The girl decided that Janie Abrams must be a Promiscuous Woman. She decided that at all costs she would avoid becoming one. She discussed it with Auntie Claire. Her mother was open to these kind of discussions, but if she spoke to her about it, it would be revealed that she had been eavesdropping; a very bad thing. There was a strict rule at their house about eavesdropping and opening other people’s letters.

She told Auntie Claire that when she was old enough to go to parties, ‘Spin the Bottle’ and kissing games were out. She decided to tell Snookie Abrams that Height-Plus shoes or no, she was going to wait for marriage. Her mother said that waiting for marriage was the best gift a woman could give her husband, and would make their wedding night a true joy. Her parents had decided to ‘discuss sex openly’ before the children heard distorted versions at school. It seemed that the practice makes perfect rule that applied to her piano and dance lessons did not apply here.

Auntie Claire listened gravely, and then said it seemed to be a wise decision.

“One should not rush into relationships at too young an age. That could prove disastrous.”

Auntie Claire knew all about disastrous relationships because her daughter, Tilda, was in one.

Tilda was a Source of Sorrow to her mother and a perpetual source of anxiety to the girl, whose first encounter with Tilda at the age of four or five, had frightened her so she had nightmares for a long time afterwards. She had been sitting out on the back stoop with the neighborhood maids who were braiding each others’ hair and rubbing their legs with Palmolive soap and pumice stone, when an apparition walked out of the next door flat. From the head down it appeared to be a big girl of about sixteen, but her face was covered with a hideous rubber mask with great glass eyes like a huge bug and a long rubber hose for a nose. The girl did not know if it was a human or a monster-elephant and she did not understand why the mask made her cold and shivery as well as frightened. She burst into tears.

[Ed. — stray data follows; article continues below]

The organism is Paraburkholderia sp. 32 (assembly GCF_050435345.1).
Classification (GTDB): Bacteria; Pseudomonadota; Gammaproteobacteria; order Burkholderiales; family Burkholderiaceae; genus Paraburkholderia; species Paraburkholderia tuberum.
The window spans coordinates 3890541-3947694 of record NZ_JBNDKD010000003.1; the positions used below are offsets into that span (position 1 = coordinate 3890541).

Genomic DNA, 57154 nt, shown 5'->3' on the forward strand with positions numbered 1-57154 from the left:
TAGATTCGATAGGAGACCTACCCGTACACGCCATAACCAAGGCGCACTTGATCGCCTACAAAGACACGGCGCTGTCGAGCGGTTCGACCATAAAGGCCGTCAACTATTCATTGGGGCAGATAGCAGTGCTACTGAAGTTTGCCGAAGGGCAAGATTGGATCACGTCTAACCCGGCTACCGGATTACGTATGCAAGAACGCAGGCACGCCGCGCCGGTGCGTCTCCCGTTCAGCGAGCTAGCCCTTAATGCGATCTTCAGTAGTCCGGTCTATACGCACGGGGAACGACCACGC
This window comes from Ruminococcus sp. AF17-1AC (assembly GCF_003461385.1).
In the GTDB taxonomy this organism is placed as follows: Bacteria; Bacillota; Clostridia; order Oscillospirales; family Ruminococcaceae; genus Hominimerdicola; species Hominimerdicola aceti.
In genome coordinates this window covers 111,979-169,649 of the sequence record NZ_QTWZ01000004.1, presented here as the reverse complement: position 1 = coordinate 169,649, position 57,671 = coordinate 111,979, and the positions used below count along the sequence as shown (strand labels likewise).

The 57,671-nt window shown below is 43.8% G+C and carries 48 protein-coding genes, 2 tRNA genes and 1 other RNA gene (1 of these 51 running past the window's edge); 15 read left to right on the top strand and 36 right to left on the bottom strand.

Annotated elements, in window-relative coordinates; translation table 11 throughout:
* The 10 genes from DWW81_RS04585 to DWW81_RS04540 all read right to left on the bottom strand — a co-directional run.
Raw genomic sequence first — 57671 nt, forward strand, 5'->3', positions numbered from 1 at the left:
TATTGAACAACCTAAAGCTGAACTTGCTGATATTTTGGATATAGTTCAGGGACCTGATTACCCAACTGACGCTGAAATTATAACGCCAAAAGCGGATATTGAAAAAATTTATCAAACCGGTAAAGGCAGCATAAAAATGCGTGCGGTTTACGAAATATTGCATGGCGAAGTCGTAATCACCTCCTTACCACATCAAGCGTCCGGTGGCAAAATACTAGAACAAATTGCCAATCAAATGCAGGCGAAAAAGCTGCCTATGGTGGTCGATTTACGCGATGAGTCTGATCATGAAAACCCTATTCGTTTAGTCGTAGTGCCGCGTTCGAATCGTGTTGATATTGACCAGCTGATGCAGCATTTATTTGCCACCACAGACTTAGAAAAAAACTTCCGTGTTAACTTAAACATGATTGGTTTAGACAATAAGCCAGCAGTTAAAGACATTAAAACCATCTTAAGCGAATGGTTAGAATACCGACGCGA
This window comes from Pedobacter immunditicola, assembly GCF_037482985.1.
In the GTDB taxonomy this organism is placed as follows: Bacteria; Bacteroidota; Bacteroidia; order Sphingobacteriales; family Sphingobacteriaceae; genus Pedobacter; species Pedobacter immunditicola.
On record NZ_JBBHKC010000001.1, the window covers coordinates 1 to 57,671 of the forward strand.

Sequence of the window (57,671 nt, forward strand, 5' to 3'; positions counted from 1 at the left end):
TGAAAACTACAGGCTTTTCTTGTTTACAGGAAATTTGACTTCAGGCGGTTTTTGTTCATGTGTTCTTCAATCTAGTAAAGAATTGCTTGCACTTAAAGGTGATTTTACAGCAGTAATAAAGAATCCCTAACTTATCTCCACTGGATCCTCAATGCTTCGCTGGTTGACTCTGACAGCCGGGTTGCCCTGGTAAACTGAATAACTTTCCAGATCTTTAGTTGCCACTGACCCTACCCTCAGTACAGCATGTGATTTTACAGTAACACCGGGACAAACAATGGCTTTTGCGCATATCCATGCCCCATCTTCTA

“Don’t be such a baby,” called the girl-in-the-mask, whose voice came out muffled and echoey, “It’s just a gas mask, stupid. My papa got it in the war.”

The girl never much trusted or liked Tilda from that time, even though Tilda was all grown up now and went to university, and was friendly as anything to everyone. She mostly did not like her because she was a Source of Sorrow to Auntie Claire.

“She’s moved in with that bastard son-of-a-bitch,” said her mother, “her English professor. He’s fifty years old if he’s a day, and has two children older than Tilda. His wife is still there! She’s shacking up with all of them. Claire’s devastated!”

Auntie Claire never showed her devastation. When Tilda came to visit, striding down the path like a great athletic hockey-playing girl, she lifted her head up to her mother’s flat on the second floor and yodeled “Yoo-hoo!” very loud and very gaily; all of Kenilworth could hear her.

“Yoo-hoo,” called Auntie Claire back, waving from her front stoop, welcoming her like a beloved daughter and not a Source of Sorrow.

Hannah Ada called Tilda a slut too, not because she was living with her married professor, but because she came into their kitchen one day with nothing on but a pair of shorts and a bra. She was very proud of the bra and wanted to show them all, especially the doctor, how it had holes in front where her nipples poked through. Annie, the maid, clicked her tongue and shook her head. She turned to the stove and stirred her mieliepap very hard.